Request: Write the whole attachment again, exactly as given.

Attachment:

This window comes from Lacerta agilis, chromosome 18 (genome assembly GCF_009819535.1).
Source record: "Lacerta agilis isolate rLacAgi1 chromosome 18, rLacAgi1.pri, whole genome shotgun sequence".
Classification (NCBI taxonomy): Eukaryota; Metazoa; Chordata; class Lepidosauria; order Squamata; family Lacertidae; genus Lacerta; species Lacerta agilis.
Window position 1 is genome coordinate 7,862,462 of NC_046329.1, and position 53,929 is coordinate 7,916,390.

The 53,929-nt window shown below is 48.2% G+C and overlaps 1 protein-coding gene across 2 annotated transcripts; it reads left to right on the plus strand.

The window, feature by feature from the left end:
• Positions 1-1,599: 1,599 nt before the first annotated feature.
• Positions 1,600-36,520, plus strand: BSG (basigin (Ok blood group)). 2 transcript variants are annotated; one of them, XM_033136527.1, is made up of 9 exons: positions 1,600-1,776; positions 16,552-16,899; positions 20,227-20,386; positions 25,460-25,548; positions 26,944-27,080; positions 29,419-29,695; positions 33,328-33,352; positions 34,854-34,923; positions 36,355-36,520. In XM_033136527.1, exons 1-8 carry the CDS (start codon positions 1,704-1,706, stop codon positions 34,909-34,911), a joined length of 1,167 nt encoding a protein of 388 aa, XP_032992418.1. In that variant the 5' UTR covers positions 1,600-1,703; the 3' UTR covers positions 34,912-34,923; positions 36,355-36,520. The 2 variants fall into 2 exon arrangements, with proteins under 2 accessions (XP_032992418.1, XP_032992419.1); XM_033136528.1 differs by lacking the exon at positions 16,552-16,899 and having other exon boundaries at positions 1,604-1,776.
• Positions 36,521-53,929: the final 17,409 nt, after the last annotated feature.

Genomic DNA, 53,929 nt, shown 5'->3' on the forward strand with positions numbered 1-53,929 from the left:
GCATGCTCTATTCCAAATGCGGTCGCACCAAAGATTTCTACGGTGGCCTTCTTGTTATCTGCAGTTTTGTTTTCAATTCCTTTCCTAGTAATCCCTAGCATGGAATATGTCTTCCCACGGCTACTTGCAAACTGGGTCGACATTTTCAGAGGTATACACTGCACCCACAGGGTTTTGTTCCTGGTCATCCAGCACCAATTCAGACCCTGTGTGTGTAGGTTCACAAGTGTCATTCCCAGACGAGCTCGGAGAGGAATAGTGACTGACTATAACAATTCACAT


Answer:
This window comes from Lacerta agilis, chromosome 18 (genome assembly GCF_009819535.1).
Source record: "Lacerta agilis isolate rLacAgi1 chromosome 18, rLacAgi1.pri, whole genome shotgun sequence".
Classification (NCBI taxonomy): Eukaryota; Metazoa; Chordata; class Lepidosauria; order Squamata; family Lacertidae; genus Lacerta; species Lacerta agilis.
Window position 1 is genome coordinate 7,862,462 of NC_046329.1, and position 53,929 is coordinate 7,916,390.

The 53,929-nt window shown below is 48.2% G+C and overlaps 1 protein-coding gene across 2 annotated transcripts; it reads left to right on the plus strand.

The window, feature by feature from the left end:
• Positions 1-1,599: 1,599 nt before the first annotated feature.
• Positions 1,600-36,520, plus strand: BSG (basigin (Ok blood group)). 2 transcript variants are annotated; one of them, XM_033136527.1, is made up of 9 exons: positions 1,600-1,776; positions 16,552-16,899; positions 20,227-20,386; positions 25,460-25,548; positions 26,944-27,080; positions 29,419-29,695; positions 33,328-33,352; positions 34,854-34,923; positions 36,355-36,520. In XM_033136527.1, exons 1-8 carry the CDS (start codon positions 1,704-1,706, stop codon positions 34,909-34,911), a joined length of 1,167 nt encoding a protein of 388 aa, XP_032992418.1. In that variant the 5' UTR covers positions 1,600-1,703; the 3' UTR covers positions 34,912-34,923; positions 36,355-36,520. The 2 variants fall into 2 exon arrangements, with proteins under 2 accessions (XP_032992418.1, XP_032992419.1); XM_033136528.1 differs by lacking the exon at positions 16,552-16,899 and having other exon boundaries at positions 1,604-1,776.
• Positions 36,521-53,929: the final 17,409 nt, after the last annotated feature.

Genomic DNA, 53,929 nt, shown 5'->3' on the forward strand with positions numbered 1-53,929 from the left:
GCATGCTCTATTCCAAATGCGGTCGCACCAAAGATTTCTACGGTGGCCTTCTTGTTATCTGCAGTTTTGTTTTCAATTCCTTTCCTAGTAATCCCTAGCATGGAATATGTCTTCCCACGGCTACTTGCAAACTGGGTCGACATTTTCAGAGGTATACACTGCACCCACAGGGTTTTGTTCCTGGTCATCCAGCACCAATTCAGACCCTGTGTGTGTAGGTTCACAAGTGTCATTCCCAGACGAGCTCGGAGAGGAATAGTGACTGACTATAACAATTCACAT